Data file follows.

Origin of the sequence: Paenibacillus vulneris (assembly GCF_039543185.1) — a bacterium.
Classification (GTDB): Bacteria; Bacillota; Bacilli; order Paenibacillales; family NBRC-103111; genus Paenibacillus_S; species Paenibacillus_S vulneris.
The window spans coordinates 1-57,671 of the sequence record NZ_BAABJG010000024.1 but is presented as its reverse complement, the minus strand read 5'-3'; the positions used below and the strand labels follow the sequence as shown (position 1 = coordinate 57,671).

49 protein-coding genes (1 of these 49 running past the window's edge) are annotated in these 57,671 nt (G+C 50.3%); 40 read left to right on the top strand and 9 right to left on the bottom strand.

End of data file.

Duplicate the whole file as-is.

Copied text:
Origin of the sequence: Paenibacillus vulneris (assembly GCF_039543185.1) — a bacterium.
Classification (GTDB): Bacteria; Bacillota; Bacilli; order Paenibacillales; family NBRC-103111; genus Paenibacillus_S; species Paenibacillus_S vulneris.
The window spans coordinates 1-57,671 of the sequence record NZ_BAABJG010000024.1 but is presented as its reverse complement, the minus strand read 5'-3'; the positions used below and the strand labels follow the sequence as shown (position 1 = coordinate 57,671).

49 protein-coding genes (1 of these 49 running past the window's edge) are annotated in these 57,671 nt (G+C 50.3%); 40 read left to right on the top strand and 9 right to left on the bottom strand.